9. “I’ve read about stem cells research to regenerate damaged heart tissue. Could this help cure A-Fib patients?”
Yes, this fascinating research, though not directed specifically to Atrial Fibrillation, may prove to be very important to A-Fib patients. These groundbreaking studies focus on using stem cells to regenerate damaged heart tissue.
Working with heart attack victims who had suffered major heart scarring, doctors infused into their damaged hearts, stem cells that had been harvested and grown from their own heart.
The results were astounding!
Scar tissue decreased—shrinking between 30% to 47%. New heart tissue was generated—the stem cell recipients grew the equivalent of 600 million new heart cells. Their ejection fraction increased from the low 30% range to almost normal. Patients who received these stem cells had significant improvements in heart function, physical capacity, and scored better on quality-of-life questionnaires. MRI and ultrasound imaging revealed that areas where stem cells were infused showed major improvement which continued for over a year.
Their heart damage was reversed without dangerous side effects.
What does this mean to A-Fib patients? For someone with Atrial Fibrillation, the research studies’ terms of ‘scar tissue’ and ‘heart damage’ translates to ‘fibrosis’, that is, tissue that becomes fibrous and inflexible. Fibrosis in A-Fib patients is linked to enlargement of the heart and the increased threat of stroke.
if injected stem cells can somehow signal the heart to repair itself, this may turn the A-Fib patient’s fibrosis and scarring back into normal heart muscle. The fibrosis and scarring associated with A-Fib would no longer be permanent and irreversible.
Maybe someday we could be cured of A-Fib through stem cell infusion rather than with ablation burns or surgery.
For more read my article: “Stem Cells Reverse Heart Damage—May Repair Fibrosis and Scarring in A-Fib”, and my reports: 2013 BAFS: A-Fib Produces Fibrosis—Experimental and Real-World Data, and BAFS 2014: High Fibrosis at Greater Risk of Stroke and Precludes Catheter Ablation: Lessons Learned from the DECAAF Trial.
Atrial Fibrillation patients often have loads of “Why?” and “How?” questions. Here are answers to the most frequently asked questions by patients and their families. (Click on the question to jump to the answer.)
1. Causes: “Why does so much Atrial Fibrillation come from the Pulmonary Vein openings?”
Related Question: “What causes Paroxysmal A-Fib to turn into Persistent (Chronic) A-Fib?”
Related Question: “A-Fib and Flutter—I have both. Does one cause the other?”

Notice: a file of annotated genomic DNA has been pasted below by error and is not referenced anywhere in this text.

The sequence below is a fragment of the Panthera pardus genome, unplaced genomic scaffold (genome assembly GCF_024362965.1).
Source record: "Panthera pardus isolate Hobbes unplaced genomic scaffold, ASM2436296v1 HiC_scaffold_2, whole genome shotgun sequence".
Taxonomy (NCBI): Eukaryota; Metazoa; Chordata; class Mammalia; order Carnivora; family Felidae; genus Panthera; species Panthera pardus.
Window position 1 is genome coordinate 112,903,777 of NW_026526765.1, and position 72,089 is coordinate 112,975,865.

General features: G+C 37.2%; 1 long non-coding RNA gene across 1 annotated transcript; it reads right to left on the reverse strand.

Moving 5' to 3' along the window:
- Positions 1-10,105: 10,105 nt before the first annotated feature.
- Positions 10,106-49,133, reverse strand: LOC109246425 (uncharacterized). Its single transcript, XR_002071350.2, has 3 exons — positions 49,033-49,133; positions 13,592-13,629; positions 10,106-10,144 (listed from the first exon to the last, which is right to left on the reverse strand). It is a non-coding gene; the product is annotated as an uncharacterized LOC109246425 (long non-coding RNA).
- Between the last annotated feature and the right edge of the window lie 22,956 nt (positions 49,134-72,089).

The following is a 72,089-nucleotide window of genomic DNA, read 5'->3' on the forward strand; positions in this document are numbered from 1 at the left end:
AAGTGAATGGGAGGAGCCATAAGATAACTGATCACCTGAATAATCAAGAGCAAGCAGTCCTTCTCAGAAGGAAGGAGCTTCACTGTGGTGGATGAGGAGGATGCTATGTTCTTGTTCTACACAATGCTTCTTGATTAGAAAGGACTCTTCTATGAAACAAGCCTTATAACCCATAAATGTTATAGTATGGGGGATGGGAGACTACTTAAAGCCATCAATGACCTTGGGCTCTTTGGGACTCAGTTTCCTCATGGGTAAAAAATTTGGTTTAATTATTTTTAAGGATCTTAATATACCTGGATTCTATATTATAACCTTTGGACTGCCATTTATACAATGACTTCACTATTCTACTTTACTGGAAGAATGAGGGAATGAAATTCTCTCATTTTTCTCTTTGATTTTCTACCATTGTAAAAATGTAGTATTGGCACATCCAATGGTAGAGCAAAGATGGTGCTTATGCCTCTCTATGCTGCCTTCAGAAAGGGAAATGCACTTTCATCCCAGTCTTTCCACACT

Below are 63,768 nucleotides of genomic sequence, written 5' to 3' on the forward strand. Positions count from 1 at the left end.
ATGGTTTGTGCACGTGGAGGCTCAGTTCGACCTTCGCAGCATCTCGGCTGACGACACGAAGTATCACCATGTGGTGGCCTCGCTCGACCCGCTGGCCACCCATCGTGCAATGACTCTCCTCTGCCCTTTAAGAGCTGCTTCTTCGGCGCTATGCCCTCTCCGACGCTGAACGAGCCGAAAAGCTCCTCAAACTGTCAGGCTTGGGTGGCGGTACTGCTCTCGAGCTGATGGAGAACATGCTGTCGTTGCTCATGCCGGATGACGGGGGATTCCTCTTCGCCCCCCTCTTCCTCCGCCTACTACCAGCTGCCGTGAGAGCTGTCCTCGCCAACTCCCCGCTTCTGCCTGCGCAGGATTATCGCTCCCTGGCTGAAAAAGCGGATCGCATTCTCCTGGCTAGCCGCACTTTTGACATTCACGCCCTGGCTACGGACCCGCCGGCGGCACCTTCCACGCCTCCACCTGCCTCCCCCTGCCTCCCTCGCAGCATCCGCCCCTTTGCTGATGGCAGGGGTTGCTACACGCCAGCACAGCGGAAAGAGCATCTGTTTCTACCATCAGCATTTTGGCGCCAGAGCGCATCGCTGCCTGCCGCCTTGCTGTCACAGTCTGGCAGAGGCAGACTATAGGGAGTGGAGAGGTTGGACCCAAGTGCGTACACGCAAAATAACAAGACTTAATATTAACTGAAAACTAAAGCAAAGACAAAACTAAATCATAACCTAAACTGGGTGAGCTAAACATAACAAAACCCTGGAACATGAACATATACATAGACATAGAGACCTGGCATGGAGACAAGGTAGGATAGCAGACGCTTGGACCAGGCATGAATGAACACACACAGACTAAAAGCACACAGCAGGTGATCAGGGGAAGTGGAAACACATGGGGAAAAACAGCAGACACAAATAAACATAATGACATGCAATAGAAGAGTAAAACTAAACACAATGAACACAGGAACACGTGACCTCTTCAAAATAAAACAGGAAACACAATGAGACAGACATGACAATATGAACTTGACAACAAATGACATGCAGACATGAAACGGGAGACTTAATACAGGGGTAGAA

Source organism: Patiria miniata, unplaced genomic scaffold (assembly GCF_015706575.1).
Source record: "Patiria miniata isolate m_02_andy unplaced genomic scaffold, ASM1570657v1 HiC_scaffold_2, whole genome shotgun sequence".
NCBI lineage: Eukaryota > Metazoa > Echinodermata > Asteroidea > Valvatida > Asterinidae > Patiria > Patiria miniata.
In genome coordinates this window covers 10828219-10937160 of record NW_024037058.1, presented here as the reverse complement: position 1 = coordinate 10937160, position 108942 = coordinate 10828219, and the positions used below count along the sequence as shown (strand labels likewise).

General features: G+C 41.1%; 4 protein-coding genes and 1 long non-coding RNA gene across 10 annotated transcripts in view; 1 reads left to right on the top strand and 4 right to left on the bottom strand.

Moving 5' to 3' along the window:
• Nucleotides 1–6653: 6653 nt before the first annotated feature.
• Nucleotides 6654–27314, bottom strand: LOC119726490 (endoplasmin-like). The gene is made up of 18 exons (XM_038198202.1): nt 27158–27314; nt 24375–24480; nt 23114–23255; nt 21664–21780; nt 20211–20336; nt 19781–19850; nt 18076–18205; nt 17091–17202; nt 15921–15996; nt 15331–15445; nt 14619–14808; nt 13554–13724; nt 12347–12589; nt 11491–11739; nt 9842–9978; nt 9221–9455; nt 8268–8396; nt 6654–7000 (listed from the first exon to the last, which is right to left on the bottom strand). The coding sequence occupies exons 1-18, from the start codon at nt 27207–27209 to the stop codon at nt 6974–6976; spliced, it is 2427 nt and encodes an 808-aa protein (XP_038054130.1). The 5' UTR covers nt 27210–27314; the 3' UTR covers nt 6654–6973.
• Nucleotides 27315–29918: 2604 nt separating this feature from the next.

2. Hereditary: “Is my Atrial Fibrillation genetic? Will my children get A-Fib too?”
3. PSVT: “Is Atrial Fibrillation (A-Fib) different from what doctors call Paroxysmal Supraventricular Tachycardia?”
4. Adrenergic/Vagal: “What is the difference between “Adrenergic” and “Vagal” Atrial Fibrillation? How can I tell if I have one or the other? Does it really matter? Does Pulmonary Vein Ablation (Isolation) work for Adrenergic and/or Vagal A-Fib?”
5. Stiff Heart: “I’ve heard about ‘stiff heart’ or diastolic dysfunction. When you have A-Fib, do you automatically have diastolic heart failure? What exactly is diastolic dysfunction?”
6. Stem Cells: “I’ve read about stem cells research to regenerate damaged heart tissue. Could this help cure A-Fib patients?”
7. EF: “What is the heart’s ejection fraction? As an A-Fib patient, is it important to know my EF?”
8. Anesthesia: “I read that the local anesthesia my dentist uses may trigger my A-Fib. Why is that?”
9. Fibrosis: “How can I determine or measure how much fibrosis I have? Can something non-invasive like a CT scan measure fibrosis?”
10. Treatment Options: “My surgeon wants to close off my LAA during my Mini-Maze surgery. Should I agree? What’s the role of the Left Atrial Appendage?”
Related Question: “My cardiologist recommends a pacemaker. I have paroxysmal A-Fib with “pauses” at the end of an event. Will they stop if my A-Fib is cured? I am willing, but want to learn more about these pauses first.”
Related Question: “My EP won’t even try a catheter ablation. My left atrium is over 55mm and several cardioversions have failed. I am 69 years old, in permanent A-Fib for 15 years, but non-symptomatic. I exercise regularly and have met some self-imposed extreme goals. What more can I do?
If you find any errors on this page, email us. Y Last updated: Tuesday, February 14, 2017
by Steve S. Ryan
In a remarkable experimental study using mice hearts, Israeli scientists discovered that the Left Atrial Appendage is a reservoir of different types of stem cells which can stimulate the heart to repair itself.
This study confirms the revolutionary view that the heart contains stem cells which help heal diseased tissue. These stem cells function as progenitor cells, that is, they can regenerate and turn into not only cardiac muscle cells, but also other kinds of cells such as blood vessels, connective tissue, and, “most importantly, a certain kind of cardiac tissue that is important for the body’s immune system.”
In other words, cells from the Left Atrial Appendage have “the ability to stimulate an injured heart to heal itself.”
Though groundbreaking, this research is preliminary. Further experimental studies are necessary to determine how exactly and under what conditions these LAA stem cells work. Are they vestigial or a remnant reservoir of stem cell building blocks left over from fetal and early childhood development and which now serve no or little active function? The study did not imply there was an actual ongoing repair mechanism in the heart from these progenitor cells in the LAA. And is the LAA the only source of cardiac repair? Many people over the years have had their LAAs removed or closed off without seemingly dire consequences to their heart health. (Thanks to Pete for calling our attention to this article and its importance.)
The Left Atrial Appendage (LAA) Defined
The Left Atrial Appendage (LAA) is a pocket or sleeve-like structure on the outside top of the left atrium which opens into the left atrium. It’s a complicated structure with often more than one lobe. From an embryonic perspective, the LAA is more related to the ventricles than to the smooth-walled atrium. It has a distinct anatomy which contains numerous trabeculae (muscle fibers) which resemble the ventricles.